Does testing cause baldness?
Nervous habits like literacy and numeracy?
I shouldn't be mean. A 10-year-old who is this nervous is not a good thing. However, I'm not convinced that the mother's first response should be to eradicate anything that is causing this nervousness. This may be the first test her daughter is facing, but it won't be the last. Wouldn't it be more useful to help the daughter prepare for the exams? Talk with her about the anxiety and let her know that it's pretty much a part of everyday life? Perhaps hire a tutor or even (I can't believe I'm saying this) a test prep instructor?
Thanks to Reginleif for the link; she sent it to me with a subject line that read, simply, "Oy." I have to agree.
Posted by kswygert at April 17, 2005 12:30 PM | TrackBack
I had a similar experience today. A teacher friend of mine was blaming her school's troubles on NCLB, when in fact it's the district administration's decisions on how to implement NCLB (on top of her school being one with a lot of migrant students) that are causing all the problems. My mom teaches in the same district and told me about the guy they've got in charge. By all accounts he is a real jerk and treats people unprofessionally, insists that they have to do things his way and doesn't value input from the boots-on-the-ground teachers. How this guy is supposed to be George Bush's fault is beyond me, because Bush didn't hire him.
Posted by: Wacky Hermit at April 17, 2005 04:16 PM
I would say that the child's extreme nervousness needs further investigation and possibly therapy.
Posted by: Peter at April 17, 2005 05:57 PM
Any kid who's extremely nervous and anxious about a test needs some help. It's far more likely that the test is merely a trigger for an anxiety condition, not the cause. Of course, since (most) anti-testing advocates view tests as the root of all evil, they'll claim that this child would have been perfectly happy without the test.
Posted by: Quincy at April 17, 2005 10:03 PM
Ooooh, yes. Which is more treatable, standardized testing or anxiety-based hair pulling? Probably the child did really well, all things considered. though this is probably blaming the victim, I wish some more of MY students had hair-pulling fits because a number of them seemed completely blase about our Florida FCAT testing; hell, ONE kid actually FELL ASLEEP!!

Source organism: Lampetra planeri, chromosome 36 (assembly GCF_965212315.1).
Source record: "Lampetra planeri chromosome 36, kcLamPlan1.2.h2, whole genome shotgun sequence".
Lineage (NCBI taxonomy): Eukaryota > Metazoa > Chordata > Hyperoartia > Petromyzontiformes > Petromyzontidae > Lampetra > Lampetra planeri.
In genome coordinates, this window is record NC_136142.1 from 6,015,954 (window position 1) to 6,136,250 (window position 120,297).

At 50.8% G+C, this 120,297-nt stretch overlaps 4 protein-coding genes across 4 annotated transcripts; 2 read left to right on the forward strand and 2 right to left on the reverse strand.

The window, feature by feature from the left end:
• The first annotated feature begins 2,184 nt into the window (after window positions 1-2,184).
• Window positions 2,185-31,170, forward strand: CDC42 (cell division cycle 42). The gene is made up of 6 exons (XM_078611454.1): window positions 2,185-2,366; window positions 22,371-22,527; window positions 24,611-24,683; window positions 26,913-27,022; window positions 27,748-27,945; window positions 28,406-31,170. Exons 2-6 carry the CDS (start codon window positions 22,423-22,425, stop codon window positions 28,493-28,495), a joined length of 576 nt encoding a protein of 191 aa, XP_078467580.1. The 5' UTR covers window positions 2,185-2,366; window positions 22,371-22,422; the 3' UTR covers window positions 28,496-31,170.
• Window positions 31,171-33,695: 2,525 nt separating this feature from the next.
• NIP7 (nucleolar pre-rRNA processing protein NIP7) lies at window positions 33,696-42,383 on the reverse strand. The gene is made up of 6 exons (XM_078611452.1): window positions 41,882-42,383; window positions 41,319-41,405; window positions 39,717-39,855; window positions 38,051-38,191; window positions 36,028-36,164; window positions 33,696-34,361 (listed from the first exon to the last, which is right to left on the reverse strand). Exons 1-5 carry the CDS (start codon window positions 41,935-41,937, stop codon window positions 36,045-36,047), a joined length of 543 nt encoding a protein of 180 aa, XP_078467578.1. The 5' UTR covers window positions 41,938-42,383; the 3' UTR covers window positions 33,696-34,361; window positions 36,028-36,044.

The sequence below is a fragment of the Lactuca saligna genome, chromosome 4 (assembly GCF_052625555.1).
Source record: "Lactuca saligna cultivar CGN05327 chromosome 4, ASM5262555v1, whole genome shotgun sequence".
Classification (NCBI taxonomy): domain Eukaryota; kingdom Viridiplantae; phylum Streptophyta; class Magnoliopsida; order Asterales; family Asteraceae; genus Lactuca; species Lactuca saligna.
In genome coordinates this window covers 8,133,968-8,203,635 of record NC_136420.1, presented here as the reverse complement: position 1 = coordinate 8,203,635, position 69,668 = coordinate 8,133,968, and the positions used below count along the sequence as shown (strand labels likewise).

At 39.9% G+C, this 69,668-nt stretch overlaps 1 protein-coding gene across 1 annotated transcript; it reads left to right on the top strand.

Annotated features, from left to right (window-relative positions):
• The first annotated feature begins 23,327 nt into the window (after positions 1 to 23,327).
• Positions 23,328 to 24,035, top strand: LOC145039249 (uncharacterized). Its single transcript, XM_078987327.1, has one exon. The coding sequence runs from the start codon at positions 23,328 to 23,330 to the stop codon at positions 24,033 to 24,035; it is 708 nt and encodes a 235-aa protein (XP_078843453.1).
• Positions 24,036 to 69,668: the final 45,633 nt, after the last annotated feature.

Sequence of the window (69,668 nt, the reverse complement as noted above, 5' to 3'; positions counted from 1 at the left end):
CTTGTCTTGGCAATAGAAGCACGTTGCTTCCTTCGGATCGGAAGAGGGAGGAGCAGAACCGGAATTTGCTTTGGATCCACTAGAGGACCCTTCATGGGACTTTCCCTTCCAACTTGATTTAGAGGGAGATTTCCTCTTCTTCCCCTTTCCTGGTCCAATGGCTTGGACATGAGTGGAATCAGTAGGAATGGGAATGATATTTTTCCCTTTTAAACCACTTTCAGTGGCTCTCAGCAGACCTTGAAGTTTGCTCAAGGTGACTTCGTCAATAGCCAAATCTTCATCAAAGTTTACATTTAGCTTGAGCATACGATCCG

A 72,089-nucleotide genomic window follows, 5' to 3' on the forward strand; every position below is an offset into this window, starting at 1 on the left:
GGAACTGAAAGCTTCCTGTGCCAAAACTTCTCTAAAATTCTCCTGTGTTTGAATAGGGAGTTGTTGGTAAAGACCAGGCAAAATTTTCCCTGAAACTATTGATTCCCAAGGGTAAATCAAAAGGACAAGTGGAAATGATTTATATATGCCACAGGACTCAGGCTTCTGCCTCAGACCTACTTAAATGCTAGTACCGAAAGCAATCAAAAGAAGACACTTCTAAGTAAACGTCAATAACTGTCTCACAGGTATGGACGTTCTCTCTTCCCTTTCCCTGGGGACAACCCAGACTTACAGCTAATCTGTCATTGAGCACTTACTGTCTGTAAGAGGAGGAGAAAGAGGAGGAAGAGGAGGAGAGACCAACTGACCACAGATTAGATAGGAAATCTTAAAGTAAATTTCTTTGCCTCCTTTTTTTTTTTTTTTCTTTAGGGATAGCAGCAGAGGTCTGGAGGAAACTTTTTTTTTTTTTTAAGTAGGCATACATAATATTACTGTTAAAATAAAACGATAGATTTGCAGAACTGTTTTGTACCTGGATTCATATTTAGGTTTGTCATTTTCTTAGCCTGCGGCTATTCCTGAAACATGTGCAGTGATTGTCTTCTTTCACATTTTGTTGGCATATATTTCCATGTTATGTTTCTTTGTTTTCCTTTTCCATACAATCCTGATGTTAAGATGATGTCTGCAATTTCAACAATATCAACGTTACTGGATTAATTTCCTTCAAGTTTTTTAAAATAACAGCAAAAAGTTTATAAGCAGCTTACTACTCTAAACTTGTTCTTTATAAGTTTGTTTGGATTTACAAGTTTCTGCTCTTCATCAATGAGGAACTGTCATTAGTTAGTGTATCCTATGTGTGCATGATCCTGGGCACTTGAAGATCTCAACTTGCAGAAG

...wish I was able to have pulled HIS hair...
Posted by: Big Orange at April 18, 2005 07:53 AM
As if the kid's never going to encounter anything more stressful than a standardized test in her life...I say, let the kids have a taste of stress early, so they can cope with adulthood and having three bosses telling them contradictory things and having to schedule meetings when everyone's schedule is so busy and dealing with difficult personalities and and and....I don't have to pull my hair out from stress, it's falling out on its own....
Posted by: ricki at April 18, 2005 08:40 AM
ricki has a good point. I teach chemistry at one of the University of xxxxx. I normally give a nationally standardized American Chemical Exams as a final which causes numerous complaints and anxiety attacks. So, up here in higher ed the 20-year olds still complain. I always remind them of ricki's scenarios and as professionals they'll be subject to all sorts of accreditation exams. Those would be take-no-prisoner exams that come every 2-5 years.
Posted by: Frank at April 18, 2005 01:36 PM
"My child is so nervous about a test that she's pulling her hair out. What can I do?"
"Join a political campaign that might possibly eradicate that test for other children several years from now."
As it happens, I approve of moderate testing. (I'm British and don't know enough to have a detailed opinion on particular US tests.) But even if I loathed testing I would think that "Anti MCAS Mom" is not giving helpful advice.
Posted by: Natalie Solent at April 18, 2005 01:48 PM
Now Natalie, just when did being British ever stop you from having an opinion on anything? :)
Posted by: Rex at April 18, 2005 03:41 PM
It's called trichotillomania - and the tone of the columnist suggest to me that she isn't taking it at all seriously.
I've had mild trich since I was about 13 - yes, anxiety makes the hair-pulling impulse worse, but so what?
Posted by: Atlantic at April 18, 2005 05:14 PM
Kimberly Swygert blog
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